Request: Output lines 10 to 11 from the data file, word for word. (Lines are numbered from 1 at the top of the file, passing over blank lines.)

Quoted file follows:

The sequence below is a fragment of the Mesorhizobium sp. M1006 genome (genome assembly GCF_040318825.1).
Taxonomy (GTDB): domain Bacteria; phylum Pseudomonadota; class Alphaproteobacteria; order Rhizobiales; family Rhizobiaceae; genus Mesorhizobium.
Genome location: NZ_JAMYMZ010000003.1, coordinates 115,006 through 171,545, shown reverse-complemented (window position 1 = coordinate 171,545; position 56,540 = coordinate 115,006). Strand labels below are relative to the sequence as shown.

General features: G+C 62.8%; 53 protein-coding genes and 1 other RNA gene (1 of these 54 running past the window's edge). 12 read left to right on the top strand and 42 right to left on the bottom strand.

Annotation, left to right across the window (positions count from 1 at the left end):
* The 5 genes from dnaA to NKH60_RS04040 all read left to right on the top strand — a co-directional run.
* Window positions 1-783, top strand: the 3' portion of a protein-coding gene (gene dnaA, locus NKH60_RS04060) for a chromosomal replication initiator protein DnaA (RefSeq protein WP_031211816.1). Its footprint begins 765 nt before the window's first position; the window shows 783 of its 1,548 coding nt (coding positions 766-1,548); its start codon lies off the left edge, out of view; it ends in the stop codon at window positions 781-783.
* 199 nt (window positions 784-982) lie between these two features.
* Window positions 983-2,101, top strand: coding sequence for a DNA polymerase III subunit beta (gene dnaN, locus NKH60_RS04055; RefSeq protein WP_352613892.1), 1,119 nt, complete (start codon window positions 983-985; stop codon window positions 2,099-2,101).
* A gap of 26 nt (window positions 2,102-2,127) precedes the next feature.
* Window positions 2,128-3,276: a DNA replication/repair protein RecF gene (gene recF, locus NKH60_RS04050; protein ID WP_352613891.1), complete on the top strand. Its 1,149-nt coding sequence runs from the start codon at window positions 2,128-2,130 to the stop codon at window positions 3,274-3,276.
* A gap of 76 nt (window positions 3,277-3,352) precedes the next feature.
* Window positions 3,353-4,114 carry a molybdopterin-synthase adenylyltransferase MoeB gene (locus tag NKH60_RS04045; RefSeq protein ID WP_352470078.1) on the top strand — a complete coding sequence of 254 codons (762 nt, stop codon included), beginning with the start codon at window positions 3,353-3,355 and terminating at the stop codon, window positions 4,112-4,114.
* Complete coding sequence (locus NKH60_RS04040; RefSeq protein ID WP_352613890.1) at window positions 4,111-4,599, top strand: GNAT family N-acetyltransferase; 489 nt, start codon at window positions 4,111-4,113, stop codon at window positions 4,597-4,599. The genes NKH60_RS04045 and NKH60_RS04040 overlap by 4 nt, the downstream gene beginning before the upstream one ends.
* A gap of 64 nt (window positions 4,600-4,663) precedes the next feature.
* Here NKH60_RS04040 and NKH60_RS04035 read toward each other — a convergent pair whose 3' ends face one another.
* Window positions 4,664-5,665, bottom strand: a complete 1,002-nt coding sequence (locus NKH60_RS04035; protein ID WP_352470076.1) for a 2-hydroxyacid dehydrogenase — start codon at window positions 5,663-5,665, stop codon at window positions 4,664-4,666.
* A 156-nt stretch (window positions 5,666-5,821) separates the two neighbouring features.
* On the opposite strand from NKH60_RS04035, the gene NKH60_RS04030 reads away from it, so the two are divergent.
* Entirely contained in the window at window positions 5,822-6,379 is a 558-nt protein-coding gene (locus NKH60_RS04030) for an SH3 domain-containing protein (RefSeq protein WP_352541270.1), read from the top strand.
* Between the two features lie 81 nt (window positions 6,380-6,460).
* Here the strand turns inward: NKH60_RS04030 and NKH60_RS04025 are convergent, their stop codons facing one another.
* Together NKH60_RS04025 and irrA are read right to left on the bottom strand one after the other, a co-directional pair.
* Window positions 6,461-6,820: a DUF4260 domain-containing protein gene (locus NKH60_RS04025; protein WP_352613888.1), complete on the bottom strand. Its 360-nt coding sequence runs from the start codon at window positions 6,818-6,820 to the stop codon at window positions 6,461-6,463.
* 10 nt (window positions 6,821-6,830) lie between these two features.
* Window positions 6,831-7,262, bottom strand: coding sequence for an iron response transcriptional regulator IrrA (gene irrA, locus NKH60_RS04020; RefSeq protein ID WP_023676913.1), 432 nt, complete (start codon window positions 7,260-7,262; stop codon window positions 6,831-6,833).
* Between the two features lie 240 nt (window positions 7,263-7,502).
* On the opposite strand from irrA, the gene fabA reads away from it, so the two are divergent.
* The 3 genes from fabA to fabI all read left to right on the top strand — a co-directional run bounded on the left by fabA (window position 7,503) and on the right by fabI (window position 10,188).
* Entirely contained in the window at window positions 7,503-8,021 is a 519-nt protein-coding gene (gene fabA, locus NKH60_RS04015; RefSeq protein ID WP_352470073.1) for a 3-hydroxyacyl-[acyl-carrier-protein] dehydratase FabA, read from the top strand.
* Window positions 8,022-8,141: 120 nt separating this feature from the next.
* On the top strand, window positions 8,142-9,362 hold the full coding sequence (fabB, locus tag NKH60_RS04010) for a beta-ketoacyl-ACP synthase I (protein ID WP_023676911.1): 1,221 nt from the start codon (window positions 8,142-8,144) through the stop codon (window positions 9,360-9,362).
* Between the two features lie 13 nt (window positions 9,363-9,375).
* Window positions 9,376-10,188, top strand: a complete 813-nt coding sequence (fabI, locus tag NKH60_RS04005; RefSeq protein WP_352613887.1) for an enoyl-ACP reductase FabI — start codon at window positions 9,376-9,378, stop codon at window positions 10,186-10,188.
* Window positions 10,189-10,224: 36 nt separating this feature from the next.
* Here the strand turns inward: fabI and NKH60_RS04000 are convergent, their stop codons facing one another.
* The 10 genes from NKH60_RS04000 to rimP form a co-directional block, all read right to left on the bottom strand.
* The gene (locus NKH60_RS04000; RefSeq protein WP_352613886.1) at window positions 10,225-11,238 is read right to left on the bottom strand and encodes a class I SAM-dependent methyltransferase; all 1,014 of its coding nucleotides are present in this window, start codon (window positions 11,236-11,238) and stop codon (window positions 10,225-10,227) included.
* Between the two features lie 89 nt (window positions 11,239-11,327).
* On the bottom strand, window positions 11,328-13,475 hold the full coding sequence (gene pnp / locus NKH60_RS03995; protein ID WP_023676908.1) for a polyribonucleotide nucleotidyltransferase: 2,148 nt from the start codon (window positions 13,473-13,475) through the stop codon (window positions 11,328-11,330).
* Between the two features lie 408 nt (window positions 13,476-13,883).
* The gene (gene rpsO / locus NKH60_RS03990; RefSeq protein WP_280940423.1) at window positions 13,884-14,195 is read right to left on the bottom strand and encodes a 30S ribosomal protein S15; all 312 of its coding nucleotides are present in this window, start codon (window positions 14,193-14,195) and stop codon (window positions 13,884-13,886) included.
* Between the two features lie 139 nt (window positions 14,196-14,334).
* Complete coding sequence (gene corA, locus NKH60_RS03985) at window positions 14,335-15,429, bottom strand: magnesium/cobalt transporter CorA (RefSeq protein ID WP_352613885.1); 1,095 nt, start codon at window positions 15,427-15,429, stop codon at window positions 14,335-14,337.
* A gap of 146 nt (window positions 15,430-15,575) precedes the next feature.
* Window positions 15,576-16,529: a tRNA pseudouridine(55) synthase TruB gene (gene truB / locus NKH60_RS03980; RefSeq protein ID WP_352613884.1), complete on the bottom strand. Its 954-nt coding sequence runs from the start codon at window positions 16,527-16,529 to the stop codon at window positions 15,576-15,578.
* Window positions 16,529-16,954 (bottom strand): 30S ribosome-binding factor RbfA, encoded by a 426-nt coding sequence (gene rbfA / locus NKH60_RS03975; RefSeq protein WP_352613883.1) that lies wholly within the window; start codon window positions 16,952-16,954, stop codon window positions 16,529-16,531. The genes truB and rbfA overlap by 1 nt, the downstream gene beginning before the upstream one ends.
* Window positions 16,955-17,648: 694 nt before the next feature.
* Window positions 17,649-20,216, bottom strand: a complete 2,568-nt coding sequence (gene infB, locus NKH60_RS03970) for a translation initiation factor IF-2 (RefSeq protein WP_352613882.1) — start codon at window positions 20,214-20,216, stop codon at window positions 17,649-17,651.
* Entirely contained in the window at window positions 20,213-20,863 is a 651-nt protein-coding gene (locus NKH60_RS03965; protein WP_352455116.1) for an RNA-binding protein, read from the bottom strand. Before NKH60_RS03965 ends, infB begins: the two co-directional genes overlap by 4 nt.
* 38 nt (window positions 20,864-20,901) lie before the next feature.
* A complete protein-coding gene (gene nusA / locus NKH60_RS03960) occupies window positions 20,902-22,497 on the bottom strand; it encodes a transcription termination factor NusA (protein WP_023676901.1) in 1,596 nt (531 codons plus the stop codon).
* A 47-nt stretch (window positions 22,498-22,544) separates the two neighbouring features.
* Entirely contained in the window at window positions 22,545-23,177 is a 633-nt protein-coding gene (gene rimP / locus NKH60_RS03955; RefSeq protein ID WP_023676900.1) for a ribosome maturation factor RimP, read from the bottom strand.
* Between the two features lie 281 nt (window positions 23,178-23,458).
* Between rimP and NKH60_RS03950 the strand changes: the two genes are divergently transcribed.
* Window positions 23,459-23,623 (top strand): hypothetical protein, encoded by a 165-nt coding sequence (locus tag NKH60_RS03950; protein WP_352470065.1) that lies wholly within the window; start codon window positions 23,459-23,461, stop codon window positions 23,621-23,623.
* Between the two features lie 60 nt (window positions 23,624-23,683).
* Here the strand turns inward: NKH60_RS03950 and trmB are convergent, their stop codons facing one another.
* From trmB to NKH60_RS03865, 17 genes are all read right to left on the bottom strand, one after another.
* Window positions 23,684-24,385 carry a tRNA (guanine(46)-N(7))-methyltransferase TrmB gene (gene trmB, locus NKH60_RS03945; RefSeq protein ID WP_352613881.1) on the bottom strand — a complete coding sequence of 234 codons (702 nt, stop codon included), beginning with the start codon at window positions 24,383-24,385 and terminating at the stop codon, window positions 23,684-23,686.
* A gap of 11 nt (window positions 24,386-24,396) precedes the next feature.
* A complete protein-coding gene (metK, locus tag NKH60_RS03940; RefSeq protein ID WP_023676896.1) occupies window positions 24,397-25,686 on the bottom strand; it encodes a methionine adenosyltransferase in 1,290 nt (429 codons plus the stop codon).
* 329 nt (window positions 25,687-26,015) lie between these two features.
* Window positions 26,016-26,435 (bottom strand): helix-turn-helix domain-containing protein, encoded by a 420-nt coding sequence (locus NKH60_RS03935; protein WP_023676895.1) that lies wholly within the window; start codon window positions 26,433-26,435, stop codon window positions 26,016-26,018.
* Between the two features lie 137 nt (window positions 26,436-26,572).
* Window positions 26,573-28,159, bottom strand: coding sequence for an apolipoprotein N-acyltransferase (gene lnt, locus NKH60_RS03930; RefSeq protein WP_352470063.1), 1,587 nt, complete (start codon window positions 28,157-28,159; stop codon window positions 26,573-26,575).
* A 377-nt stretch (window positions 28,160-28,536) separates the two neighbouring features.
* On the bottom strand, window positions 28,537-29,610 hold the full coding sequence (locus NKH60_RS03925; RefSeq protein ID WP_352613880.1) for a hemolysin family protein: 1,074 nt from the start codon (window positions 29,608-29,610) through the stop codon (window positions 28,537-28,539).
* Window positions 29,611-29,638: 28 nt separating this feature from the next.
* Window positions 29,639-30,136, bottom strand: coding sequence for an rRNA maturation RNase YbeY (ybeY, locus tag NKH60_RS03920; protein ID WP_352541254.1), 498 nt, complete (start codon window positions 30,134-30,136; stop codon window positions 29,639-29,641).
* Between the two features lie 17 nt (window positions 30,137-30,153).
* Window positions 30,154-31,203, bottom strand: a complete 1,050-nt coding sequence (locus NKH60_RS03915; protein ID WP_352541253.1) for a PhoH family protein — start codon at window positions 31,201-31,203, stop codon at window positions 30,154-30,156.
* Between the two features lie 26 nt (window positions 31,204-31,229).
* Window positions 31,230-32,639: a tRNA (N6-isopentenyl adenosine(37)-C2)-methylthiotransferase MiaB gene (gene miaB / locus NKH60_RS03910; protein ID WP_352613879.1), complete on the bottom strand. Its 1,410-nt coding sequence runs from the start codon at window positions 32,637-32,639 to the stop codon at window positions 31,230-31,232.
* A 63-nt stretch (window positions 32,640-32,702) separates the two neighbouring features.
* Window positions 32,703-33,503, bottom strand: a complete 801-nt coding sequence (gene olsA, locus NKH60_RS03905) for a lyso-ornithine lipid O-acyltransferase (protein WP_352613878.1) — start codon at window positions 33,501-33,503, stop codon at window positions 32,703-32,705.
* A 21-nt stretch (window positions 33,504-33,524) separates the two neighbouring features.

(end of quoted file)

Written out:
* A gap of 26 nt (window positions 2,102-2,127) precedes the next feature.
* Window positions 2,128-3,276: a DNA replication/repair protein RecF gene (gene recF, locus NKH60_RS04050; protein ID WP_352613891.1), complete on the top strand. Its 1,149-nt coding sequence runs from the start codon at window positions 2,128-2,130 to the stop codon at window positions 3,274-3,276.